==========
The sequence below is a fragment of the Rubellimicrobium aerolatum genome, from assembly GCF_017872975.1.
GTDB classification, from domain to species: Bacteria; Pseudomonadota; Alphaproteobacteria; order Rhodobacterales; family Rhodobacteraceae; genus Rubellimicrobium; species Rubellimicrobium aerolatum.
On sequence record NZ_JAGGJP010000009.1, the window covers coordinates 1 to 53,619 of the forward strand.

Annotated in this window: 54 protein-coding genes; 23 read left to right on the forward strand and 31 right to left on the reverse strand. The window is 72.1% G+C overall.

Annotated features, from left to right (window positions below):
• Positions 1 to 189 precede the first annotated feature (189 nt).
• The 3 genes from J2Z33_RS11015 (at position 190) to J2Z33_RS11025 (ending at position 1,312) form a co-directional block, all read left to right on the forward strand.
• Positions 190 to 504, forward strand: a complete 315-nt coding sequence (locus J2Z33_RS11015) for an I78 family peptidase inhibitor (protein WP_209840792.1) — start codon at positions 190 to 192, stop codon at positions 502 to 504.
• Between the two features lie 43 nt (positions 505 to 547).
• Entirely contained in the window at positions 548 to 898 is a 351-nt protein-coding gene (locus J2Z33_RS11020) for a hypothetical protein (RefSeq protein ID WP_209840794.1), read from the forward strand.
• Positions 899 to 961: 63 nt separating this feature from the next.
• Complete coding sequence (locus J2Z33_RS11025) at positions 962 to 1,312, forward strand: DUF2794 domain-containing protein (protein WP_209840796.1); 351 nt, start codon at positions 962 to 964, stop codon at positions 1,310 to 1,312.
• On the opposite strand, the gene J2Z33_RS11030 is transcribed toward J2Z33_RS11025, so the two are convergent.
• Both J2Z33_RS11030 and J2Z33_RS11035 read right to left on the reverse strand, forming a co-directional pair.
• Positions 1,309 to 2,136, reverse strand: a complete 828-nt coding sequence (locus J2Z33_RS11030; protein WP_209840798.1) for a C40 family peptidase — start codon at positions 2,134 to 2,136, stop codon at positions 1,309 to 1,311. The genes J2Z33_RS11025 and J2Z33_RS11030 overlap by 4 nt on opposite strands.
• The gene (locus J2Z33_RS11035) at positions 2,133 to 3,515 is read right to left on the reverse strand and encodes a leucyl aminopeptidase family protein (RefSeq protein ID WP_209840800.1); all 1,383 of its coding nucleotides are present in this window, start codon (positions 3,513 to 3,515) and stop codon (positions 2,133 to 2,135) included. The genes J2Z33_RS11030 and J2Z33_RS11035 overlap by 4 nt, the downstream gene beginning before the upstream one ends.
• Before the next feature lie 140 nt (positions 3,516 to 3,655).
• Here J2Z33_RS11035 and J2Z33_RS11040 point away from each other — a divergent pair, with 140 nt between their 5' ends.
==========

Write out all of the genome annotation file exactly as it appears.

The sequence below is a fragment of the Rubellimicrobium aerolatum genome, from assembly GCF_017872975.1.
GTDB classification, from domain to species: Bacteria; Pseudomonadota; Alphaproteobacteria; order Rhodobacterales; family Rhodobacteraceae; genus Rubellimicrobium; species Rubellimicrobium aerolatum.
On sequence record NZ_JAGGJP010000009.1, the window covers coordinates 1 to 53,619 of the forward strand.

Annotated in this window: 54 protein-coding genes; 23 read left to right on the forward strand and 31 right to left on the reverse strand. The window is 72.1% G+C overall.

Annotated features, from left to right (window positions below):
• Positions 1 to 189 precede the first annotated feature (189 nt).
• The 3 genes from J2Z33_RS11015 (at position 190) to J2Z33_RS11025 (ending at position 1,312) form a co-directional block, all read left to right on the forward strand.
• Positions 190 to 504, forward strand: a complete 315-nt coding sequence (locus J2Z33_RS11015) for an I78 family peptidase inhibitor (protein WP_209840792.1) — start codon at positions 190 to 192, stop codon at positions 502 to 504.
• Between the two features lie 43 nt (positions 505 to 547).
• Entirely contained in the window at positions 548 to 898 is a 351-nt protein-coding gene (locus J2Z33_RS11020) for a hypothetical protein (RefSeq protein ID WP_209840794.1), read from the forward strand.
• Positions 899 to 961: 63 nt separating this feature from the next.
• Complete coding sequence (locus J2Z33_RS11025) at positions 962 to 1,312, forward strand: DUF2794 domain-containing protein (protein WP_209840796.1); 351 nt, start codon at positions 962 to 964, stop codon at positions 1,310 to 1,312.
• On the opposite strand, the gene J2Z33_RS11030 is transcribed toward J2Z33_RS11025, so the two are convergent.
• Both J2Z33_RS11030 and J2Z33_RS11035 read right to left on the reverse strand, forming a co-directional pair.
• Positions 1,309 to 2,136, reverse strand: a complete 828-nt coding sequence (locus J2Z33_RS11030; protein WP_209840798.1) for a C40 family peptidase — start codon at positions 2,134 to 2,136, stop codon at positions 1,309 to 1,311. The genes J2Z33_RS11025 and J2Z33_RS11030 overlap by 4 nt on opposite strands.
• The gene (locus J2Z33_RS11035) at positions 2,133 to 3,515 is read right to left on the reverse strand and encodes a leucyl aminopeptidase family protein (RefSeq protein ID WP_209840800.1); all 1,383 of its coding nucleotides are present in this window, start codon (positions 3,513 to 3,515) and stop codon (positions 2,133 to 2,135) included. The genes J2Z33_RS11030 and J2Z33_RS11035 overlap by 4 nt, the downstream gene beginning before the upstream one ends.
• Before the next feature lie 140 nt (positions 3,516 to 3,655).
• Here J2Z33_RS11035 and J2Z33_RS11040 point away from each other — a divergent pair, with 140 nt between their 5' ends.